Politics, Business & Culture in the Americas

Weekly Roundup from Across the Americas



From Americas Society/Council of the Americas. AS/COA Online’s news brief examines the major—as well as some of the overlooked—events and stories occurring across the Americas. Check back every Wednesday for the weekly roundup.

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Long-Awaited Colombia, Panama FTAs Advance

Max Baucus (D-MT), Chairman of the Senate Finance Committee, announced this week that on June 30 a “mock” markup would take place of the draft implementing bills of pending U.S. trade pacts with Colombia, Panama, and South Korea. The move, involving negotiations between Republican legislators and the White House, could clear the way for approval of the three long-awaited bilateral pacts. Still, objections remain over the fact that the Obama administration tied it to a renewal of the Trade Adjustment Assistance (TAA) program, which provides aid to U.S. workers affected by global trade. Some Democratic legislators are pressing for the TAA to be separated from the trade-deal package.

Summit Meeting in Venezuela Canceled Because of Chávez’s Poor Health

Venezuela canceled the summit meeting of Latin American and Caribbean leaders today planned for July 5 due to the poor state of President Hugo Chávez’s health, Brazilian diplomatic sources told A Folha de São Paulo. The news came a day after Venezuelan state media released a video of Chávez speaking with former Cuban head of state Fidel Castro in an attempt to silence rumors that the Venezuelan leader had fallen into a coma. The rumor mill continues to churn, however, as Chávez remains in Cuba after over two weeks recuperating from what authorities say was surgery on a pelvic abscess. Chávez has only spoken to the media once, by telephone, since the surgery and the authorities have yet to release detailed information about his health. Meanwhile, Chávez’s brother Adán set off a flurry of media attention when he told a prayer meeting in the state of Barinas, where he is governor, that Chávez supporters should not discard armed struggle as a means to enact their revolutionary program.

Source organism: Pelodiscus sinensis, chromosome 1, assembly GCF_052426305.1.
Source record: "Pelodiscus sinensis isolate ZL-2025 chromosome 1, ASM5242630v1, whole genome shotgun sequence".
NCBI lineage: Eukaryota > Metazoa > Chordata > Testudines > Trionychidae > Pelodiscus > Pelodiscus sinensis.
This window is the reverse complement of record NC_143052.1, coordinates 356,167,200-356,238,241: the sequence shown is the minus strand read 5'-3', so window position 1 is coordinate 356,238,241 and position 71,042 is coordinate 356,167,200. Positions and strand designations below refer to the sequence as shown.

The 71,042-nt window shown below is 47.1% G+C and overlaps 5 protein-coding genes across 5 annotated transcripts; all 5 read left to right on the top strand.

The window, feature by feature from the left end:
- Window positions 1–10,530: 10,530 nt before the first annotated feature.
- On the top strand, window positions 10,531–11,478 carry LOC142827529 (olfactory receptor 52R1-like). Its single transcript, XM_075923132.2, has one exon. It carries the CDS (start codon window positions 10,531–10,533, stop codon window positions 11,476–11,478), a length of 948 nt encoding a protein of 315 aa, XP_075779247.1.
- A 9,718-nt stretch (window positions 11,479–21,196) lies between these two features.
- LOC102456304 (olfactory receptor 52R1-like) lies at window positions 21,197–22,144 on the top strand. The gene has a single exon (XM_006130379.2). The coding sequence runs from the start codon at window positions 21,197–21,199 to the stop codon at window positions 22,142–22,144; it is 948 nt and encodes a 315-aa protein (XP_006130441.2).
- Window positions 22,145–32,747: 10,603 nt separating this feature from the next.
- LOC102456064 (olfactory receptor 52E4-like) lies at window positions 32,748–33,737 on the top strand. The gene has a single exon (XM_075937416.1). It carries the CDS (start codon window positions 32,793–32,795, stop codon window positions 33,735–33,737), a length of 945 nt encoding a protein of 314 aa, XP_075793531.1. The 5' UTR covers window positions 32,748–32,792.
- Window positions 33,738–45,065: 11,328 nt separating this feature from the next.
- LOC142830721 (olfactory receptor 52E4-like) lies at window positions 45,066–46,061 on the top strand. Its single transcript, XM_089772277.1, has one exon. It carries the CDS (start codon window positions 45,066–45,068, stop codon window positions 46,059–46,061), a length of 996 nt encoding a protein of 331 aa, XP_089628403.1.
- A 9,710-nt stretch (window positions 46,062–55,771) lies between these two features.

Read an AS/COA Online News Analysis about the challenges Venezuela faces as Chávez convalesces.

Fernández de Kirchner Launches Reelection Bid and Announces Running Mate

Cristina Fernández de Kirchner announced Friday she would run for reelection in Argentina’s October 23 presidential elections and picked Economy Minister Amado Boudou as her running mate. Boudou helped implement Argentina’s current economic model, which combines state support of industry and wealth redistribution with export-driven growth.

Read an AS/COA Online News Analysis about Fernández’s reelection bid and Boudou’s performance as economy minister. 

Mexico State Holds Gubernatorial Vote Sunday

The most populous state in Mexico will choose its new governor this Sunday in a vote many are calling a preview on the upcoming presidential elections. The contest, focused mainly around economic issues, will play off the PRI’s Eruviel Ávila against Luis Felipe Bravo Mena of ruling party the PAN and the PRD’s Alejandro Encinas. Ávila, the popular mayor of a Mexico City suburb, is set to cruise to victory with polls showing him with 50 percent voter support.

Christine Lagarde Beats Agustín Carstens for Top IMF Spot

French candidate Christine Lagarde beat out Mexico’s Agustín Carstens on June 28 to secure the position of managing director of the International Monetary Fund. France’s economy minister had secured the backing of China and most European countries, before the United States officially announced it would back her earlier the same day. By unwritten agreement, the Fund only appoints Europeans to its top spot.

Democrats File Comprehensive Immigration Reform Bill in the Senate

Senate Democrats launched a new attempt at comprehensive immigration reform June 22, even though the initiative is not expected to pass at a time when the issue has become highly polarized. The bill, authored by Senator Bill Menendez (D-NJ), includes the DREAM Act and would require more employers to use E-Verify to check potential employees’ immigration status before hiring them.

Father of Brazilian Food Program to Lead FAO

José Graziano da Silva, famous for his implementation of Brazil’s “Zero Hunger” program, was elected to head the UN Food and Agriculture Organization (FAO) June 26. Graziano da Silva criticized what he referred to as the demonization of biofuels in his first press conference as FAO head, marking a reversal in the organization’s traditional criticism of biofuels for their role in driving up world food prices.

Brazilian Government Websites Attacked by Hackers

A cyber attack was carried out on the Brazilian Institute of Geography and Statistics’ website on June 24 by a group of hackers called Fail Shell, who promised to carry out more attacks this month. The group described itself as “nationalist” and said its action were a political protest. The attack followed an earlier one against the website of the Brazilian Presidency, carried out by the Brazilian branch of LulzSec.

Brazil to Grow at Different Pace to China

Shannon O’Neill of the Council on Foreign Relations compares Brazil’s fast growing economy with China’s even faster growth rate, which has been fueled by an average investment of 41 percent of GPD per year from 2000 to 2008. This is about double that of Brazil, where consumption drives economic growth. The Chinese also save much more than Brazilians, reducing their dependence on foreign investment. But, O’Neill points out, per capita income in China remains less than half of Brazil’s $8,230, which gives China more room to grow.

Mercosur Hopes to Stem Flood of Cheap Chinese Imports